The dancers for the first segment came out in costumes which included purple and khaki sleeveless tops, black and grey striped pants, white collars, a white headband and a black glove. In the photo above the dancers rehearse Rise & Fall out of costume.
The Rise & Fall – Modern Dance Performance
This time while watching the dance it took on another form. It was the finished piece, structured in form, with music, clothing and lights. It opens with modern music, drama and poise. Meditated movements.
Green Space provides an intimate performance where one can literally reach out and touch the dancers. It’s as if you’re watching them in a private studio … but then of course ... you are.
On the sound system a woman vocalist segues into a rhythmic beat and jungle music. The dancers bending, contorting, reaching, writhing, grasping ..
One dancer comes in and takes another away. And then does it again. A different dancer comes in and silently coaxes the last dancer on stage to the back of it. The lights dim to black.
The motion slows and ends with one of the dancers riding another as if on a horse.
The dancers peer at their hands as though they’re staring into a looking glass. At first it’s ok and then they seem afraid. They back away from their mirrors and then off of the stage.
The dancers come forward in synchronized form, making music by slapping their hands on their thighs. The music on the speakers moves left, then right, then ... The music transitions to Indian and the dancers pair up and glide in a synchronized fashion around the dance floor in full motion. There’s symmetry in the motions and in the movements.
In the next piece the dancers fly through the air, running, kicking and moving their arms around in a helicopter formation. At various times, I find myself drawn to different dancers. Each exhibiting different levels of dramatic expression, muscular control and alluring beauty.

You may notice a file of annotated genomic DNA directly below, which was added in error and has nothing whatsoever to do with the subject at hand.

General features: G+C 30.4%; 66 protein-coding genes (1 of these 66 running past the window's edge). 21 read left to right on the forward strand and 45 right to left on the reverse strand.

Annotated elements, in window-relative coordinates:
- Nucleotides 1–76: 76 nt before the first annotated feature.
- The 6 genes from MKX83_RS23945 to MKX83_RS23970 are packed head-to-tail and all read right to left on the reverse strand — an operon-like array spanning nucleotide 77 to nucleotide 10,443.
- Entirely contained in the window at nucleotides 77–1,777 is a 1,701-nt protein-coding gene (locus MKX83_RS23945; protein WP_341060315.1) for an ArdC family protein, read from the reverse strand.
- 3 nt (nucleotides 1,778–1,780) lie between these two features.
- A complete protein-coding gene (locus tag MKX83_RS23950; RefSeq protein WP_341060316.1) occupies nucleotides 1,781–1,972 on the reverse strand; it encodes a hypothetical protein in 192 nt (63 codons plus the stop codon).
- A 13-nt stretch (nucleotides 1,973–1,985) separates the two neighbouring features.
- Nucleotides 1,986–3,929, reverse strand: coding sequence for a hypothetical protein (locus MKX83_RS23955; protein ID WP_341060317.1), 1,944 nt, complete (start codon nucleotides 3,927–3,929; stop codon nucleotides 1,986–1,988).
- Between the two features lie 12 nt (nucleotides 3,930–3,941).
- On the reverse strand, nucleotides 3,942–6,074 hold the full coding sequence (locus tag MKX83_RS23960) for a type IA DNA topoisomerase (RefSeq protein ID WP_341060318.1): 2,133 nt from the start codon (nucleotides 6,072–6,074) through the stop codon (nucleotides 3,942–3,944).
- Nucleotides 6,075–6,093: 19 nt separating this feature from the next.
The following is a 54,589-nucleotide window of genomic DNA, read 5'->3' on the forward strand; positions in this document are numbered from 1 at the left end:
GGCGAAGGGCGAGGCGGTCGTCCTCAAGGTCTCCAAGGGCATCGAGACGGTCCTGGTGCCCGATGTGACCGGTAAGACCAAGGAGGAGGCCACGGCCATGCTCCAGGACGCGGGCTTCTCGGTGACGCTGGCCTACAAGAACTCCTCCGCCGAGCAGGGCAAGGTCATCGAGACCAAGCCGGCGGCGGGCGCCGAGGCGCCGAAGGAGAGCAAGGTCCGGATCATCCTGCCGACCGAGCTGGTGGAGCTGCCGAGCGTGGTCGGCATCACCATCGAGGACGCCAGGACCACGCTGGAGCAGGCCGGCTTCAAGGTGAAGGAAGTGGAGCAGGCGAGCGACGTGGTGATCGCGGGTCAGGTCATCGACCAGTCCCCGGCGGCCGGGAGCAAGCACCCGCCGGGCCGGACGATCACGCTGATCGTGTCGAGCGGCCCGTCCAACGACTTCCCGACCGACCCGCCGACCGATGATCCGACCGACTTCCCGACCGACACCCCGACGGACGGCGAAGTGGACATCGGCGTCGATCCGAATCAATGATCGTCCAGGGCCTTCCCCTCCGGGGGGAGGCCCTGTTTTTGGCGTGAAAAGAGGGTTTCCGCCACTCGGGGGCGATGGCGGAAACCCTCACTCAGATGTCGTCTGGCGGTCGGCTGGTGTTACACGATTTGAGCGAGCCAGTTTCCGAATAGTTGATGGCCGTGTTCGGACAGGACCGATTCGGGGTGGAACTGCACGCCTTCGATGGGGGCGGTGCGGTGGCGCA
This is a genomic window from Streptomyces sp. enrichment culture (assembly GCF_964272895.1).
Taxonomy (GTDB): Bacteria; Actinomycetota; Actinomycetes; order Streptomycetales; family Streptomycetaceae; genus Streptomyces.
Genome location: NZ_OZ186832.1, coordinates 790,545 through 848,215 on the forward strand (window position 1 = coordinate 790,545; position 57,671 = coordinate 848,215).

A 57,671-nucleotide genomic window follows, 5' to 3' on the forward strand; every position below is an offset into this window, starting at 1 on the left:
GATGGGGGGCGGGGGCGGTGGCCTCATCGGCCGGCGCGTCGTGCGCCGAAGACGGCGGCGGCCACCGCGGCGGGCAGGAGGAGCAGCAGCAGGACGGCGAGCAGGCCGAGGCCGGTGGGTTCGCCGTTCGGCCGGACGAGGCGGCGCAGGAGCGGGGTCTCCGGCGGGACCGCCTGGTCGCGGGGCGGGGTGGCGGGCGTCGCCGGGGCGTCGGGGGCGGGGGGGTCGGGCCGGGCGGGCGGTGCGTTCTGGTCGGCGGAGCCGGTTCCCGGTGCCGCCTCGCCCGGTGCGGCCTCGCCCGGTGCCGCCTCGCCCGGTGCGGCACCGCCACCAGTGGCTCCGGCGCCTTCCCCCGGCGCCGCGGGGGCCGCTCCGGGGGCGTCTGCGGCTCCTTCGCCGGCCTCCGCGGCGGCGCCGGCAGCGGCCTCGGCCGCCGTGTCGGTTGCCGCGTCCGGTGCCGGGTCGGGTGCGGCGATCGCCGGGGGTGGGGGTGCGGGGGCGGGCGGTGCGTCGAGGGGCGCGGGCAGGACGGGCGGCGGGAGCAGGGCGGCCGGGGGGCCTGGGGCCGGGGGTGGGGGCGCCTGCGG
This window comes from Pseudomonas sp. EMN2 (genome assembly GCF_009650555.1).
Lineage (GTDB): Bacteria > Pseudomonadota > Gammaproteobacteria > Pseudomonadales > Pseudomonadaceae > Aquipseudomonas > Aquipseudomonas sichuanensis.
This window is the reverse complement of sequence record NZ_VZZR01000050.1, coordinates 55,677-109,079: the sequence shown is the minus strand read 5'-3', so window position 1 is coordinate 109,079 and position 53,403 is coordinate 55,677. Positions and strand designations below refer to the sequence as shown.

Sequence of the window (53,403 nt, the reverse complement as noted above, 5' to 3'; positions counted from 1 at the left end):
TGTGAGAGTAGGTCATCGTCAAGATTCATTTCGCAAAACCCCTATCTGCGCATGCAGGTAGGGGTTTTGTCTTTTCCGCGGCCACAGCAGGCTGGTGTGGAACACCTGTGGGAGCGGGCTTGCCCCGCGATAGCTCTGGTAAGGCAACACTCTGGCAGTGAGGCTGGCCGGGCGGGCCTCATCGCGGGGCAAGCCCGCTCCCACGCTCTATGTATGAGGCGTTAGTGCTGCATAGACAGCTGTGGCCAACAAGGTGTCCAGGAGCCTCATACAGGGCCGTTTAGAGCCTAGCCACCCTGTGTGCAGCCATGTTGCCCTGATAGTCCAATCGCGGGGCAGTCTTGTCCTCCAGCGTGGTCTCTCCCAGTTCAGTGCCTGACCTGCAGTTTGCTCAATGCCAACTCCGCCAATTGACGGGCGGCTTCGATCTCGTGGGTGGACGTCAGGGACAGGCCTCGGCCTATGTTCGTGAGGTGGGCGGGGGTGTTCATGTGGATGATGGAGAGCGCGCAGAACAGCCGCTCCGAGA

The death scene is not emotional, but it captures one’s full attention, as one of the dancers gasps for air [scene shown in photo to right]. This is followed by the dancers shaking in concerned anticipation of something truly aweful. The lights fade to black.
In the last segment natural sounds emerge, as the dancers slowly stretch out, like a re-awakening. There’s a refreshing rain sound. They draw their own figures with chalk, outlining their forms in motion.
Then there’s silence and they come forward to us in the audience and take our hands, gently touching, reconnecting.
Green Space Blooms Dance Festival - Intermission
Intermission flew by as I was talking to the flutist about the dance we'd just seen and artistic expression in general. The next piece was entitled ~ ~ ~
Modern Dance In Queens ~ ~ ~
These symbolic wave forms are the title of the piece. It starts out with a saxophone and a mouthpiece on the floor. Five performers slowly come out onto the stage and settle into one location of it. Two of the performers lie down and eventually they slowly pick up and start blowing on the instruments.
One musician blows a continual sound, similar to what one would hear if they heard someone blow into the sax for the first time. The second player, later in the performance, picks up and attaches the mouthpiece to the instrument and plays what sounded like an elephant snort.